CALLS for police to re-open the investigation into the murder of Stourbridge newspaper boy Carl Bridgewater have been initiated following a Channel 4 documentary.

The 13-year-old, from Wordsley, was shot dead at Yew Tree Farm, off the A449, on September 19, 1978, when he disturbed burglars while delivering a newspaper to the house.

Four men, who became known as the Bridgewater Four, were initially tried and found guilty of the murder, but after almost two decades in prison their convictions were overturned.

The crime has remained unsolved for almost another 20 years, but the documentary ‘Interview With a Murderer’ which aired last night (Sunday), saw former suspect Bert Spencer speak out for the first time.

Spencer, an ambulance officer who claims he was working at Corbett Hospital in Stourbridge on the day of the murder, has consistently denied being the killer.

A close neighbour of the Bridgewaters for years – Spencer became a prime suspect because he owned a pale blue Vauxhall Viva and wore a dark blue uniform, which resembled descriptions given by a witness who had seen someone driving into the farm, but police ruled him out due to a ‘cast-iron’ alibi provided by his secretary.

The documentary was a result of six months of research and interviews by Professor David Wilson, a criminologist at Birmingham City University, who had been invited to speak to Spencer at his home by his biographer - Bridgnorth author Simon Golding.

Opening the documentary, Spencer - looking directly at the camera - said: “I did not kill Carl Bridgewater, and I am here to prove to you that I did not.”

But Janet Spencer, speaking for the first time on record in 40 years, told programme-makers she believed her former spouse could have been the killer - and rejected his alibi of being at work all day, saying he was ill.

Mr Spencer admits his whereabouts for the whole day of the murder cannot be corroborated but says it can be shown he was at work at 4.30pm, the time Carl is believed to have been shot.

When Prof Wilson asked Janet: “Would it surprise you if the truth was Bert Spencer, your ex-husband, killed Carl Bridgewater?” she replied: “No, it wouldn’t.”

He then asked if she suspected her ex-husband was the murderer, to which she replied: “It’s hard to say but deep down yes, I probably, I do."

She said re-opening the case into Carl’s death was “the only course of action now”.

Spencer’s daughter, meanwhile, believes her father is innocent but that he may have inadvertently stumbled across the crime scene at Yew Tree Farm and may know more than he's ever let on.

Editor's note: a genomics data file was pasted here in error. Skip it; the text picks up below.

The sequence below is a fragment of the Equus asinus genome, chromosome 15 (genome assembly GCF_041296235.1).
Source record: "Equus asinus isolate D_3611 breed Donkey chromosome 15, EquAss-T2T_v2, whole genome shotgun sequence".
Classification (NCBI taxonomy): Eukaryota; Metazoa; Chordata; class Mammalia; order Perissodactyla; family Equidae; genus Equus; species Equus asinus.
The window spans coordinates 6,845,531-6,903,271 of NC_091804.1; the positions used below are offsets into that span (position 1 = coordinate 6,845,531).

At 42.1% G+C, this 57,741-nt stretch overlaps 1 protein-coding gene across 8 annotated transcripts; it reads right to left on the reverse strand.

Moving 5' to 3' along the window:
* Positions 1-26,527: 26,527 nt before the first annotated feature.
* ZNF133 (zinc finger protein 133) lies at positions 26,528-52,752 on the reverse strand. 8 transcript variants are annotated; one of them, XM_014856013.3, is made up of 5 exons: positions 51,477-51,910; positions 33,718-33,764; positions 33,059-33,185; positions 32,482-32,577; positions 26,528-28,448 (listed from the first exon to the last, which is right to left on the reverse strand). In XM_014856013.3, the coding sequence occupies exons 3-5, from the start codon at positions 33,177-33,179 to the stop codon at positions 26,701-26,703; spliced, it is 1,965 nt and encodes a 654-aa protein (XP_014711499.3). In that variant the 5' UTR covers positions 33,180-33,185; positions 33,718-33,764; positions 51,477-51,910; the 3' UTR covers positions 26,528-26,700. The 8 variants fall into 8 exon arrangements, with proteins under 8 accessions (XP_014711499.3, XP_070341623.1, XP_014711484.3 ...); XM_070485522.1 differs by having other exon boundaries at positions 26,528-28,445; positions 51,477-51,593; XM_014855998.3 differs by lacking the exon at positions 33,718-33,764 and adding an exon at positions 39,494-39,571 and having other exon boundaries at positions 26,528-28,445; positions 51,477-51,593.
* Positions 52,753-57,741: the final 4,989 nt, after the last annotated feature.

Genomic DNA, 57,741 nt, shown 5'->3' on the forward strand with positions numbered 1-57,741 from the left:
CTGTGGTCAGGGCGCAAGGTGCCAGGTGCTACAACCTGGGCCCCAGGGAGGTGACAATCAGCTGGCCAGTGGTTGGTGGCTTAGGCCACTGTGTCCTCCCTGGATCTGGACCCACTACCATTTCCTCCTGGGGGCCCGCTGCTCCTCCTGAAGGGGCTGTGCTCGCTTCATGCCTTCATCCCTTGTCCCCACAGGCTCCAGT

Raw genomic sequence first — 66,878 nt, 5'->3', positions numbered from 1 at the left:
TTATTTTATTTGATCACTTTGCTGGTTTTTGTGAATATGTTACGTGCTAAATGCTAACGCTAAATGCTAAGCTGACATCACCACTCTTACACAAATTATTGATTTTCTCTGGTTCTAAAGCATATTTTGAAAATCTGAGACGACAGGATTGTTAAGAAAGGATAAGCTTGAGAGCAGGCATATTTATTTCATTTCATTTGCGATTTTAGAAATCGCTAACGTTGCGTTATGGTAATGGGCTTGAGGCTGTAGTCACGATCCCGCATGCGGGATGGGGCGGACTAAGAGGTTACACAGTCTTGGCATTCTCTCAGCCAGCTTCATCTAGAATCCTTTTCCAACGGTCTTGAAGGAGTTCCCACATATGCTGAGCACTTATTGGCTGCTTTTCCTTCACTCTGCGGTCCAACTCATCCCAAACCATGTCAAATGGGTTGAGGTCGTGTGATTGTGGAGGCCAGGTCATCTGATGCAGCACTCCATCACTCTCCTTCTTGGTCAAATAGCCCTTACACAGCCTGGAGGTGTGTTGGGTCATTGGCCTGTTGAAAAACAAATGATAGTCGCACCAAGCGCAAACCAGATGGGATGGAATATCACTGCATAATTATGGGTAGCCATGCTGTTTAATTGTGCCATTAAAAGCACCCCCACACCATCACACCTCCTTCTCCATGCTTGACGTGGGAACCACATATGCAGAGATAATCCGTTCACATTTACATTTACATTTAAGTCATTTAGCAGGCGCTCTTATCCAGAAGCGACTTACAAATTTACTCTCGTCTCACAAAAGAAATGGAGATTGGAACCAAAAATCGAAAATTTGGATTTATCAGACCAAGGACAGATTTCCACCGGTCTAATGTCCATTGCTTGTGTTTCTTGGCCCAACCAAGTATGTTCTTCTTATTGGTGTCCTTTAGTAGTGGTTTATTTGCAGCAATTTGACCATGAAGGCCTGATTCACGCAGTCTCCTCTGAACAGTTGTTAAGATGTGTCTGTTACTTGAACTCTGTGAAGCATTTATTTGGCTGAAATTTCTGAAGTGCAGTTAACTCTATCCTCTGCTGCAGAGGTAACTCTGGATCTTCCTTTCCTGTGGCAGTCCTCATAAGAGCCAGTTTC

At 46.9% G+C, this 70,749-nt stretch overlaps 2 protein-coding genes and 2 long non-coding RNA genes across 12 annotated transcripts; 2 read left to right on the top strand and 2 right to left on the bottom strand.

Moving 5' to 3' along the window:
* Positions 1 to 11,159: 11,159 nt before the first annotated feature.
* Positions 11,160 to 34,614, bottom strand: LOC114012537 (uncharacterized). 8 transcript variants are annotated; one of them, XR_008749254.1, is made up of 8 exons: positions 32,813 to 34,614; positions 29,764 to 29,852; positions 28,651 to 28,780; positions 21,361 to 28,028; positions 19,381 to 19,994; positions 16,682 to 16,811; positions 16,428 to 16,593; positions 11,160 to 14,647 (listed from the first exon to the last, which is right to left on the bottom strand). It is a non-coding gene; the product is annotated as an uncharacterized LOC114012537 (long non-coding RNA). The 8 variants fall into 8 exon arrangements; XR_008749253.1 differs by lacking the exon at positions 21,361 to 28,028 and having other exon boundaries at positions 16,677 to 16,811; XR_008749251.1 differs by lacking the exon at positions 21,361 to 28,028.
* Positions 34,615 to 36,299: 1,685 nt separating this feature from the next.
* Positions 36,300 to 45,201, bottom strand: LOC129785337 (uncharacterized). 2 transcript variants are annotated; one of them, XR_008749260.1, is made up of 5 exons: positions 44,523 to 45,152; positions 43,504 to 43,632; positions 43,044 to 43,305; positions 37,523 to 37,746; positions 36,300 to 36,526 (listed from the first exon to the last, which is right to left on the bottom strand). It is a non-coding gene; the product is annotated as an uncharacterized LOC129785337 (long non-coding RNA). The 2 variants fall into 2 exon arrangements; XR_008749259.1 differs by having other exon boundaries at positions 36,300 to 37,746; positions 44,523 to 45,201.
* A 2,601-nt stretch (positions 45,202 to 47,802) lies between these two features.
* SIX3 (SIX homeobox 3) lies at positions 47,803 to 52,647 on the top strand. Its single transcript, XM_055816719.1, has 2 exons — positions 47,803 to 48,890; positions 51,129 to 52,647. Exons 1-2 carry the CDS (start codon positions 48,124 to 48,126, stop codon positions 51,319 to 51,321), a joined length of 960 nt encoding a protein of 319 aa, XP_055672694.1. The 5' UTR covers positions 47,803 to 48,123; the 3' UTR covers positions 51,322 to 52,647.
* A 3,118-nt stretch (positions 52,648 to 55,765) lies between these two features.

The documentary, made by ITN Productions in association with Monster Films, also sees Spencer, who spent 15 years in jail for the shotgun killing of friend Hubert Wilkes, speaking for the first time about that incident - which bears an uncanny similarity to the Carl Bridgewater murder.

Now aged 77, Spencer has vociferously denied the allegations that he was responsible for the teenager's death and he told programme-makers: “I will never, ever be a scapegoat for the murder of Carl Bridgewater."

Channel 4 commissioning editor Rob Coldstream said the film was commissioned as a documentary capturing encounters between one of Britain's leading criminologists and a man repeatedly suspected of involvement with the death of Carl Bridgewater and it "did not set out to exonerate or incriminate Bert Spencer".

He said: "The murder of Carl Bridgewater remains one of the most horrifying crimes to go unsolved. Carl's family, the family of Hubert Wilkes and the men who were wrongly imprisoned for more than 20 years have suffered unimaginable grief so when Bert Spencer, who has been continuously accused of the crime, offered to speak on the record for the first time in more than two decades, we felt it was an important opportunity to potentially shed new light on this case.

"We could not have foreseen the startling new revelations which have unfolded in the course of making it."

A spokesman for Staffordshire Police said after the airing of the TV show: "The matter is not currently under investigation. However, police will review the investigation in light of any new information or evidence being made available."